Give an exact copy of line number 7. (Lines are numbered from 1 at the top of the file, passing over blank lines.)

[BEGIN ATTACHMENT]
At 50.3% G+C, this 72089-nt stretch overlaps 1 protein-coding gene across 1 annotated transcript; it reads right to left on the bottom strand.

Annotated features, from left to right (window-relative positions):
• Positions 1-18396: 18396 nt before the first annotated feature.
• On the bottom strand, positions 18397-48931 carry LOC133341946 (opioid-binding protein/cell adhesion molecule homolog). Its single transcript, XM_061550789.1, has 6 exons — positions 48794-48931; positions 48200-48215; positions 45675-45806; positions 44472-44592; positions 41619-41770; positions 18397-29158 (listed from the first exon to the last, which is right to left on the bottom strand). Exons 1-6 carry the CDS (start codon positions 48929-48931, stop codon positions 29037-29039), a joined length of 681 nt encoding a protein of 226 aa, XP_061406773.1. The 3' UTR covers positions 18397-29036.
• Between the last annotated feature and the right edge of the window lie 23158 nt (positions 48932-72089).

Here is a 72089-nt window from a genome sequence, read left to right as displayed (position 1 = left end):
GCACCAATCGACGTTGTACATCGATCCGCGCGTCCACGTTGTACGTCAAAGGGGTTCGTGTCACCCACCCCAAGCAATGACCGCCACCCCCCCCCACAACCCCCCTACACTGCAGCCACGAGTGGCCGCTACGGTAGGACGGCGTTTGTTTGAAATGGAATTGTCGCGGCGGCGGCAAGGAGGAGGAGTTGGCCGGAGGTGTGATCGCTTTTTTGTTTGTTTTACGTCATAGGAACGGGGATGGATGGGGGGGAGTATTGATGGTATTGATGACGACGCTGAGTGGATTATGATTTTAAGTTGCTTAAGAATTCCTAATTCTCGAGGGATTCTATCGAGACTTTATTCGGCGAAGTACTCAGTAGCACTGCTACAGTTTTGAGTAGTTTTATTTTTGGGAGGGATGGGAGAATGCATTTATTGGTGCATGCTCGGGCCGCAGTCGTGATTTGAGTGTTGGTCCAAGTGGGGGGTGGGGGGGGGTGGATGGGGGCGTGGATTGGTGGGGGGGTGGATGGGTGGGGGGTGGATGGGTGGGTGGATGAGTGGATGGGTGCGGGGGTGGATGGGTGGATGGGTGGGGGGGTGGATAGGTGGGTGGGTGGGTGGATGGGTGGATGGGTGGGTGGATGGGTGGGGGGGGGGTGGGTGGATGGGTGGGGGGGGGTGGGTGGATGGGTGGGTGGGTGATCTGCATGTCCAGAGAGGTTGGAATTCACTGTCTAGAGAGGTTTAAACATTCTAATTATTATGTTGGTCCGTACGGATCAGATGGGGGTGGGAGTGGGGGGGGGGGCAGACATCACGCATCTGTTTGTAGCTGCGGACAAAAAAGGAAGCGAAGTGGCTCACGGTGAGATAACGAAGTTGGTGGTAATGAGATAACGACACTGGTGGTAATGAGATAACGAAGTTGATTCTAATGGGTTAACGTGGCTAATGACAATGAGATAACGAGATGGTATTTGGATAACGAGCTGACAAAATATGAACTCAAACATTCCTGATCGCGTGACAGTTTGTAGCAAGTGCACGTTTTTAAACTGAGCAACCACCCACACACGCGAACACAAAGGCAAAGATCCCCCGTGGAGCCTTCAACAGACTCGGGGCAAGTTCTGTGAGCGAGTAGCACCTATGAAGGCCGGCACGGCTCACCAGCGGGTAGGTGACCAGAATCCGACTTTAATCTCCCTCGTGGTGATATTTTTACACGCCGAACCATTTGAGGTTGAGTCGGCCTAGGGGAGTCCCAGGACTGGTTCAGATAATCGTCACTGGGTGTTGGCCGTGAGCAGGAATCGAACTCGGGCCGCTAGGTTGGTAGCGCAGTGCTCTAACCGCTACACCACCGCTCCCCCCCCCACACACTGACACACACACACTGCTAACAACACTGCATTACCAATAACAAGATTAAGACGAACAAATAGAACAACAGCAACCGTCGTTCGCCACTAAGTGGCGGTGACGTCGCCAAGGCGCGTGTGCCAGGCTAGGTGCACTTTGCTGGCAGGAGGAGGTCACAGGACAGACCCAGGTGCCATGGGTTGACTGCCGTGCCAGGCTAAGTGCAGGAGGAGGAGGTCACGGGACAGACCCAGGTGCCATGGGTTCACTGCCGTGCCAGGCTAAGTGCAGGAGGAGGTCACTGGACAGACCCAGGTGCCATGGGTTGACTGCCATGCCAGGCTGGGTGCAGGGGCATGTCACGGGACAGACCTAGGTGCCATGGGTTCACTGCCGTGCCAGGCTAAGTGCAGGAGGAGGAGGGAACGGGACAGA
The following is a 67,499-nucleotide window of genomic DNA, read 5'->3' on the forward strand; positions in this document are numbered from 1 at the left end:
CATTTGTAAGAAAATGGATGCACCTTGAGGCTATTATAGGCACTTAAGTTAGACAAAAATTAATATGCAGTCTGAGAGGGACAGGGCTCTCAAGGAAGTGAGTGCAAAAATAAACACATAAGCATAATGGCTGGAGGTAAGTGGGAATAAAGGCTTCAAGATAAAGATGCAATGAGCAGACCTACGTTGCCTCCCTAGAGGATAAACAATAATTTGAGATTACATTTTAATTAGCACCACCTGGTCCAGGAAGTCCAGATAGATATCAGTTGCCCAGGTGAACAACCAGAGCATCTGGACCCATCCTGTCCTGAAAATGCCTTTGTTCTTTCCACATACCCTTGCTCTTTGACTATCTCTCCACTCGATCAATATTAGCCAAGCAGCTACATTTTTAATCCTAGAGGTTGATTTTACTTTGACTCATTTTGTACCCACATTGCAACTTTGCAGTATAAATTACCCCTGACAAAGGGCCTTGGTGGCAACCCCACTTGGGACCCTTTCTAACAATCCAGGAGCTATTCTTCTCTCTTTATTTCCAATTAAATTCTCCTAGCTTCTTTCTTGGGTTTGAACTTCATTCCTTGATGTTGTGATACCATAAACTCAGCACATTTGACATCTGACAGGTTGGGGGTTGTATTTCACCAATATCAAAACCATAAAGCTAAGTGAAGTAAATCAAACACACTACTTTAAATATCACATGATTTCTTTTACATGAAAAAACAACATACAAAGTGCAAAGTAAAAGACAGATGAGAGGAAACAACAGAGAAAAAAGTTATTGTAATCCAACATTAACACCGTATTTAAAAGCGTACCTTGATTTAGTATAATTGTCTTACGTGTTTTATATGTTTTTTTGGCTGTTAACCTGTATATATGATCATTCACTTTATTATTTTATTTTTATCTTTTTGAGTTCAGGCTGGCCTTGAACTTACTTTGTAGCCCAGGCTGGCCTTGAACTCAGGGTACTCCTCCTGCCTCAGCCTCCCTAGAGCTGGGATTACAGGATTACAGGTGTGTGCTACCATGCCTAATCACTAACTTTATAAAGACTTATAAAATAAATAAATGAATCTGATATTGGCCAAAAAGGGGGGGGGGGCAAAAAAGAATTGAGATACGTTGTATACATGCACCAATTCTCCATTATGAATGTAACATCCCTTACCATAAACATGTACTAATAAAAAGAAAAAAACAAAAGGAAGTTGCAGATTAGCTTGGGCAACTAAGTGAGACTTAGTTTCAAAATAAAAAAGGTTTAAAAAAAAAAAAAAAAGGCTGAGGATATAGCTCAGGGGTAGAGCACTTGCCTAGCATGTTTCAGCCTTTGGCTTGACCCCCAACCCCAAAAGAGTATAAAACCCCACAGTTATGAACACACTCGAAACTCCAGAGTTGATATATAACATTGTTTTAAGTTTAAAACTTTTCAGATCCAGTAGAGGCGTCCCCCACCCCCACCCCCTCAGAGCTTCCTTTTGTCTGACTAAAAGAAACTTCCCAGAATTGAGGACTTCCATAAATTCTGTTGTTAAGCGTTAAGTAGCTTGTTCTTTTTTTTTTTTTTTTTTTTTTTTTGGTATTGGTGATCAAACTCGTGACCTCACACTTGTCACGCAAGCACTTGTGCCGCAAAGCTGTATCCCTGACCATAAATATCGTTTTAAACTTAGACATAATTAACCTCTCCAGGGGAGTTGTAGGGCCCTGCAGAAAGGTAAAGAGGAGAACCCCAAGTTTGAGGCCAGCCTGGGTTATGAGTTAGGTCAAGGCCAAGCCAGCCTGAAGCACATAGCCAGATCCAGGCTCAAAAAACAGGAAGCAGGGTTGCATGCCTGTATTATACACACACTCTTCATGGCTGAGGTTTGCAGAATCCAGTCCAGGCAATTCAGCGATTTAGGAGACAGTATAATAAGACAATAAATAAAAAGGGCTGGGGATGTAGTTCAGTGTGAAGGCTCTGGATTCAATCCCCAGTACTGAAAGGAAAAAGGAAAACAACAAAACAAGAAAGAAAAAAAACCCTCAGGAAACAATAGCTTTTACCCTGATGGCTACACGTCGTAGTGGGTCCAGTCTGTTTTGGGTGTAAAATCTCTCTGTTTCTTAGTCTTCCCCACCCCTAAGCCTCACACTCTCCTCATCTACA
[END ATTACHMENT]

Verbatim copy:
GCACCAATCGACGTTGTACATCGATCCGCGCGTCCACGTTGTACGTCAAAGGGGTTCGTGTCACCCACCCCAAGCAATGACCGCCACCCCCCCCCACAACCCCCCTACACTGCAGCCACGAGTGGCCGCTACGGTAGGACGGCGTTTGTTTGAAATGGAATTGTCGCGGCGGCGGCAAGGAGGAGGAGTTGGCCGGAGGTGTGATCGCTTTTTTGTTTGTTTTACGTCATAGGAACGGGGATGGATGGGGGGGAGTATTGATGGTATTGATGACGACGCTGAGTGGATTATGATTTTAAGTTGCTTAAGAATTCCTAATTCTCGAGGGATTCTATCGAGACTTTATTCGGCGAAGTACTCAGTAGCACTGCTACAGTTTTGAGTAGTTTTATTTTTGGGAGGGATGGGAGAATGCATTTATTGGTGCATGCTCGGGCCGCAGTCGTGATTTGAGTGTTGGTCCAAGTGGGGGGTGGGGGGGGGTGGATGGGGGCGTGGATTGGTGGGGGGGTGGATGGGTGGGGGGTGGATGGGTGGGTGGATGAGTGGATGGGTGCGGGGGTGGATGGGTGGATGGGTGGGGGGGTGGATAGGTGGGTGGGTGGGTGGATGGGTGGATGGGTGGGTGGATGGGTGGGGGGGGGGTGGGTGGATGGGTGGGGGGGGGTGGGTGGATGGGTGGGTGGGTGATCTGCATGTCCAGAGAGGTTGGAATTCACTGTCTAGAGAGGTTTAAACATTCTAATTATTATGTTGGTCCGTACGGATCAGATGGGGGTGGGAGTGGGGGGGGGGGCAGACATCACGCATCTGTTTGTAGCTGCGGACAAAAAAGGAAGCGAAGTGGCTCACGGTGAGATAACGAAGTTGGTGGTAATGAGATAACGACACTGGTGGTAATGAGATAACGAAGTTGATTCTAATGGGTTAACGTGGCTAATGACAATGAGATAACGAGATGGTATTTGGATAACGAGCTGACAAAATATGAACTCAAACATTCCTGATCGCGTGACAGTTTGTAGCAAGTGCACGTTTTTAAACTGAGCAACCACCCACACACGCGAACACAAAGGCAAAGATCCCCCGTGGAGCCTTCAACAGACTCGGGGCAAGTTCTGTGAGCGAGTAGCACCTATGAAGGCCGGCACGGCTCACCAGCGGGTAGGTGACCAGAATCCGACTTTAATCTCCCTCGTGGTGATATTTTTACACGCCGAACCATTTGAGGTTGAGTCGGCCTAGGGGAGTCCCAGGACTGGTTCAGATAATCGTCACTGGGTGTTGGCCGTGAGCAGGAATCGAACTCGGGCCGCTAGGTTGGTAGCGCAGTGCTCTAACCGCTACACCACCGCTCCCCCCCCCACACACTGACACACACACACTGCTAACAACACTGCATTACCAATAACAAGATTAAGACGAACAAATAGAACAACAGCAACCGTCGTTCGCCACTAAGTGGCGGTGACGTCGCCAAGGCGCGTGTGCCAGGCTAGGTGCACTTTGCTGGCAGGAGGAGGTCACAGGACAGACCCAGGTGCCATGGGTTGACTGCCGTGCCAGGCTAAGTGCAGGAGGAGGAGGTCACGGGACAGACCCAGGTGCCATGGGTTCACTGCCGTGCCAGGCTAAGTGCAGGAGGAGGTCACTGGACAGACCCAGGTGCCATGGGTTGACTGCCATGCCAGGCTGGGTGCAGGGGCATGTCACGGGACAGACCTAGGTGCCATGGGTTCACTGCCGTGCCAGGCTAAGTGCAGGAGGAGGAGGGAACGGGACAGA